Dundee paid the private eyes to mount surveillance operations against workers accused of avoiding work by faking injuries or clocking off early.
It is understood the spying operations – which involved watching workers’ homes and taking video and still pictures – resulted in a handful of sackings for gross misconduct.
But the private eyes bungled some of the inquiries, resulting in at least one worker winning their job back, an insider has revealed.
The council, which is cutting services by £15m this year, was last night accused of using “Big Brother” tactics and an “incredible” misuse of taxpayers’ cash.
Critics said Dundee, which employs more than 6,000 staff, should be able to catch rogue workers without taking on expensive private investigators.
Every council in Scotland was asked under the Freedom of Information Act for details of spending on outside detective agencies in the past five years.
Only three councils admitted hiring private eyes. Glasgow spent just over £4,000 and Fife £600.
But Dundee confirmed it had handed over a grand total of £51,819 to two firms of undercover agents, thought to be charging around £45 an hour plus expenses.
Officials would only say the PIs had been hired on four separate occasions to investigate gross misconduct by council employees.
The council admitted it had hired the outside detectives to “monitor and report on staff movements in response to complaints that staff weren’t completing shifts”.
It added the PIs were ordered to “carry out surveillance on employees suspected of misrepresenting/lying about injuries”.
And in another case they were instructed to “carry out surveillance on a group of employees about whom independent information had been received about them not being at work when they should have been, and covering for each other”.
Although the council refused to give any more information, an insider revealed the detectives spent almost a month trying to catch out council concierges working in a multi-storey tower block.
The source said: “When there were supposed to be two workers on, one wasn’t. The behaviour went on for a long time.
“Three workers were sacked and one resigned.
“The firm used video footage and still photographs. But the surveillance was very poorly done. One guy even got his job back after winning an internal appeal.
“One of the guys who lost his job is still very bitter about it. He took his case to a tribunal, but lost.”
The source said detectives were sent in again after a worker who claimed he could not drive or walk was spotted walking along the street.
“He claimed he was so badly injured that he couldn’t drive and couldn’t walk. He argued with the council. But he got sacked,” the source said.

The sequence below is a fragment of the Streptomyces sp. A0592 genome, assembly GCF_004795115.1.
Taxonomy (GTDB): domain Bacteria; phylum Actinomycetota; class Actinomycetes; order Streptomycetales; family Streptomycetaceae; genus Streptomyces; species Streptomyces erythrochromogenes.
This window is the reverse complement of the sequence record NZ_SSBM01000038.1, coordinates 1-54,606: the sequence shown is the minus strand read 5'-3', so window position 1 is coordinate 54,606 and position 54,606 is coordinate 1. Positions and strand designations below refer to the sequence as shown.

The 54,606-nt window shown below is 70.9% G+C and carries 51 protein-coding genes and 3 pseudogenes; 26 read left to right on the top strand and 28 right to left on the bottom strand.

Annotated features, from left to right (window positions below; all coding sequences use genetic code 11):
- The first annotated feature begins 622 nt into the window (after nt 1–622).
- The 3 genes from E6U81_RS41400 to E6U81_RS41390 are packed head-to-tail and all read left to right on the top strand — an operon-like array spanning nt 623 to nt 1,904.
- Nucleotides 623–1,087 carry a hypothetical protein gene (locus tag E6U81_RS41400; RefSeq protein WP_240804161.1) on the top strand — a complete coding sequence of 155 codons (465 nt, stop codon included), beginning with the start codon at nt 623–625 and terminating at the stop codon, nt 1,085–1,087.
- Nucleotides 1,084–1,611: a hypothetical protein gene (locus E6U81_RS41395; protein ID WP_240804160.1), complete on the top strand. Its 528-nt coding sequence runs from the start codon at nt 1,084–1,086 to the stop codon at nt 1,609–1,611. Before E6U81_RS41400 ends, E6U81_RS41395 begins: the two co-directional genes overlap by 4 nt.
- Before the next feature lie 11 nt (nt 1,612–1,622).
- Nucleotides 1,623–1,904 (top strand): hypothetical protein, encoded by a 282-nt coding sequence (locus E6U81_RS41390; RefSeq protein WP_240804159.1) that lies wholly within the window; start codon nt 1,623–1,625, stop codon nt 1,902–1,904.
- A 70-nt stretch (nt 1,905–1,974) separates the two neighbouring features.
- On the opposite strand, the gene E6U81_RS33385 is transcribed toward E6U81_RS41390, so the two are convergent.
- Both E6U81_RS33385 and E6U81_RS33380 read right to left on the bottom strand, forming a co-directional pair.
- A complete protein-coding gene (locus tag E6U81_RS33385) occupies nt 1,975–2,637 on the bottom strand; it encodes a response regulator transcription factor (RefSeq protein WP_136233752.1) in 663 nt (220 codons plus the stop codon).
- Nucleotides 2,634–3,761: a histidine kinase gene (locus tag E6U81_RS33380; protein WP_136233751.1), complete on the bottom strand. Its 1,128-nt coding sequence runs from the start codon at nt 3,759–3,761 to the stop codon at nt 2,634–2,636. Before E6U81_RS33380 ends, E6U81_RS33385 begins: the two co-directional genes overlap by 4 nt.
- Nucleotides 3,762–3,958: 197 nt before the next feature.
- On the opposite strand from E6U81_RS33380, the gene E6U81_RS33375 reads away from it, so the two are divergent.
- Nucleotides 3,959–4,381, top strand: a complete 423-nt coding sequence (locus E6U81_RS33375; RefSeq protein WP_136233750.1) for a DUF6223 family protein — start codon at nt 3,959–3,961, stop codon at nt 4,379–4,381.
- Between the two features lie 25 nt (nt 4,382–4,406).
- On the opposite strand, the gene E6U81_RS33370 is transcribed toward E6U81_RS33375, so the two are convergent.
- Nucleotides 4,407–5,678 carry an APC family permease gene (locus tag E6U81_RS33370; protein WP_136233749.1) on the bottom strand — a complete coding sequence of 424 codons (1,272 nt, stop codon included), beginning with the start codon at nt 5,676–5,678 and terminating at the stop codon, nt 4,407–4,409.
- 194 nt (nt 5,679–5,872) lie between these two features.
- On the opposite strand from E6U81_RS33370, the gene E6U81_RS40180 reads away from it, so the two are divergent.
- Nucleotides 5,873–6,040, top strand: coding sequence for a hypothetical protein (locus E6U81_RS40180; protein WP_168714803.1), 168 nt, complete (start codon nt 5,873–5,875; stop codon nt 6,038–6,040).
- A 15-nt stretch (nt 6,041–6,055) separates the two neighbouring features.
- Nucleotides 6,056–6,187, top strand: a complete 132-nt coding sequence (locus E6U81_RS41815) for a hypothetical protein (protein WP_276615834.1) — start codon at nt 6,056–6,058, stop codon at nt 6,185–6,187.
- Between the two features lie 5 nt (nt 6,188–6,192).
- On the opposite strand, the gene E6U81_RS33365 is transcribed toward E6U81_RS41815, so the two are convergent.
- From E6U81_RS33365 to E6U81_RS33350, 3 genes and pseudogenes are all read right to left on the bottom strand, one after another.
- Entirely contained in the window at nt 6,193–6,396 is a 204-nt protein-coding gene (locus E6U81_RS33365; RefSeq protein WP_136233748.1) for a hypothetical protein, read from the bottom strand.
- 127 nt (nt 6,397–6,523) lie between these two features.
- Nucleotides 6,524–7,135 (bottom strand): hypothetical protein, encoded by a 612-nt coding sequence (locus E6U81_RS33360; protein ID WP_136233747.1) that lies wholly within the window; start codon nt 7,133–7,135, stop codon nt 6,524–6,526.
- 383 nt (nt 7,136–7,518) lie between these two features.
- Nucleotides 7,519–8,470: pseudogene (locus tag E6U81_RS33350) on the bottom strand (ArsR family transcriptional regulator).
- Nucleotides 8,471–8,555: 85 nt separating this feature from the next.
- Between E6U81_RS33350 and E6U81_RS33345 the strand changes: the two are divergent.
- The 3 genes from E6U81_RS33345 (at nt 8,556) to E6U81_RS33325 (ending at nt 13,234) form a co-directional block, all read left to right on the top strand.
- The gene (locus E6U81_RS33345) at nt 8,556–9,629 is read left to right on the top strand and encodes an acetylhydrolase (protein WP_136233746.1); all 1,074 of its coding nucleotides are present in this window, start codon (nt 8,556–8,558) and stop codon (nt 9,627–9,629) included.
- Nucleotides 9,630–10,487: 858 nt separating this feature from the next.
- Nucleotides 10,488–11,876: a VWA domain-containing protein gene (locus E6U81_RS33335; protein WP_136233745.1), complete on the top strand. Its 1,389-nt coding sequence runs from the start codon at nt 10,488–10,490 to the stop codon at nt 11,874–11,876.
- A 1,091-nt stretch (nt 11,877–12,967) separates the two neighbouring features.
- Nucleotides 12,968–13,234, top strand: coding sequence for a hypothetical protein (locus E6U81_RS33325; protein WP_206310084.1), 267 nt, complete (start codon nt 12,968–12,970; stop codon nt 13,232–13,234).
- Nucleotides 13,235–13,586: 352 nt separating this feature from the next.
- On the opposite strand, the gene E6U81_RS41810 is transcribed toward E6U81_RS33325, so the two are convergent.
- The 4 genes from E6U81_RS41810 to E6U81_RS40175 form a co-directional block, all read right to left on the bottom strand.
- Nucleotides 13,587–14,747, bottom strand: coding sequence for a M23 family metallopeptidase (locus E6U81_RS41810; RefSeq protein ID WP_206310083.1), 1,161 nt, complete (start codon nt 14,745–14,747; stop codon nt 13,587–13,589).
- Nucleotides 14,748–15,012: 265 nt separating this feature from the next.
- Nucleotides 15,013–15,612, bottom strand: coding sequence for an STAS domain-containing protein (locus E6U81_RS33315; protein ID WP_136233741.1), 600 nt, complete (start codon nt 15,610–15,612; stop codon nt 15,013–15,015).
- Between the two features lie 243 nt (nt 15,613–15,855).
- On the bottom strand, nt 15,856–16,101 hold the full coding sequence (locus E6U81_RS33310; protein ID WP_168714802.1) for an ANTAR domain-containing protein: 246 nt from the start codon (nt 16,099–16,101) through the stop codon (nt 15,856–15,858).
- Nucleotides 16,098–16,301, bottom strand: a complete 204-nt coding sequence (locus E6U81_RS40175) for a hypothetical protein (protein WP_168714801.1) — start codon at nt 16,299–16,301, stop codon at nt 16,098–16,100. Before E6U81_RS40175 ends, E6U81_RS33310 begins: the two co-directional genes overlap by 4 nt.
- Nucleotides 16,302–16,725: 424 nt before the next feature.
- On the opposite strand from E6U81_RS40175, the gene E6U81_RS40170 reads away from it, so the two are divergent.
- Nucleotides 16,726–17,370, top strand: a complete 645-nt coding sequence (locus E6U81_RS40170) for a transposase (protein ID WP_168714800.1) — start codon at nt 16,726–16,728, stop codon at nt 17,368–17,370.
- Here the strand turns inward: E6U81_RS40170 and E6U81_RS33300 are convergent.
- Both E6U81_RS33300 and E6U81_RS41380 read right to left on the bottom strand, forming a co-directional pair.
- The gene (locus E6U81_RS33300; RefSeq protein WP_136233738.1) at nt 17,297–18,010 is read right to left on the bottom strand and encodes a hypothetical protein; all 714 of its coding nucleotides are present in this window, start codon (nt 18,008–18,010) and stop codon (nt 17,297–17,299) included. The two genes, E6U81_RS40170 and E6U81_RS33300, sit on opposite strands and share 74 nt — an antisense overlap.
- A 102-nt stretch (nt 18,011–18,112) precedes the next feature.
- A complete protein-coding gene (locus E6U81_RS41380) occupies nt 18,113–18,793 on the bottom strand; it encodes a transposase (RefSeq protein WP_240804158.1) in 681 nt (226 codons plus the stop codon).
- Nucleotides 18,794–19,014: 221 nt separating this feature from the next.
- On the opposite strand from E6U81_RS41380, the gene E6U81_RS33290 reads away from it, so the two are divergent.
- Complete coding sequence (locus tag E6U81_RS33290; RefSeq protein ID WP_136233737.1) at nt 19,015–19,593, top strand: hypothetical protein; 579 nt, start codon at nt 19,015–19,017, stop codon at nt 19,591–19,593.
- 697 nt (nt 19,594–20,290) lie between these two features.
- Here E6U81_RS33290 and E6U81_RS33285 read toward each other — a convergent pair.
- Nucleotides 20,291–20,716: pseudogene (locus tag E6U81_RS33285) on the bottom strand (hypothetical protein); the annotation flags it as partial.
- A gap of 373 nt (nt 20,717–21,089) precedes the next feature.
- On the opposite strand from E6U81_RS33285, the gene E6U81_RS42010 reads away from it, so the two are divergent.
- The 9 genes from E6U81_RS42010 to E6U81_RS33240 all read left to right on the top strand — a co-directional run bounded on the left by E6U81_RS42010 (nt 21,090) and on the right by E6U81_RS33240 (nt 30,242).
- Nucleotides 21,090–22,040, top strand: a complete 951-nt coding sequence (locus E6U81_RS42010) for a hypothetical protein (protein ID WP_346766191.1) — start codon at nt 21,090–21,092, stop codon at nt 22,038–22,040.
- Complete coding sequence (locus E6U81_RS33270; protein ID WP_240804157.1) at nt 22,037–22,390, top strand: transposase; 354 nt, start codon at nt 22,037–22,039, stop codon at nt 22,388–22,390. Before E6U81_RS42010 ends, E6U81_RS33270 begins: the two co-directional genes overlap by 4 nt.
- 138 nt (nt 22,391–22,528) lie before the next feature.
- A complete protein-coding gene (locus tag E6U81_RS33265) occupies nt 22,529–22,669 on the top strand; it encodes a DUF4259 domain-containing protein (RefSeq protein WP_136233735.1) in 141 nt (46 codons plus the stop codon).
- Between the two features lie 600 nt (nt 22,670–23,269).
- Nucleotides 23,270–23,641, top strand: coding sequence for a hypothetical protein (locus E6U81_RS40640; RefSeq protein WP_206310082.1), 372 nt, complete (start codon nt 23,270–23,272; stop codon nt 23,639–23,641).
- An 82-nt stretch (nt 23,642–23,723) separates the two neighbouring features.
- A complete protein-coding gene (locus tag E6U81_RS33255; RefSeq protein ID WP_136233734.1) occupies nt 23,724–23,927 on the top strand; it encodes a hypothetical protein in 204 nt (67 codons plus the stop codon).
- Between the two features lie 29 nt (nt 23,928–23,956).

Rory Malone, secretary of the Dundee branch of the union Unison said the council should be capable of investigating and disciplining its own workers.
“The council have got appropriate people to investigate if there are any complaints against staff,” he said. “To bring in a private company, which will be reaping thousands of pounds from the council tax payer, is incredible.
“I’m totally against it. It’s like Big Brother.”
Matthew Sinclair, director of the TaxPayers’ Alliance, said rooting out lazy workers should be the job of the council’s army of managers.
He said: “Keeping track of when staff aren’t completing their shifts or are behaving inappropriately is part of good management.
“Councils should be employing staff they can trust to get on with the job not forking out taxpayers’ money on pricey investigators.”
A spokesman for Dundee City Council said they also used the private investigators to chase a debtor. He added: “The council uses these methods in exceptional circumstances.
“We have carried out these procedures within legal guidelines and the appropriate framework.”
Human rights lawyer John Scott, said it was possible the surveillance could be justified but added: “I think the council should do more to explain it to the council tax payers. And there needs to be sufficient warnings to employees that surveillance might take place.”
Earlier this year it emerged that Dundee council officials had spied on the flat of Pete Reilly, the guitarist from Dundee rockers The View.
They stepped in after a flood of complaints about excessive noise coming from his home in City Road.
Reilly’s flatmate was sentenced to community service after he admitted breaking the terms of an ASBO. But the guitarist said he hoped the surveillance had helped clear his name.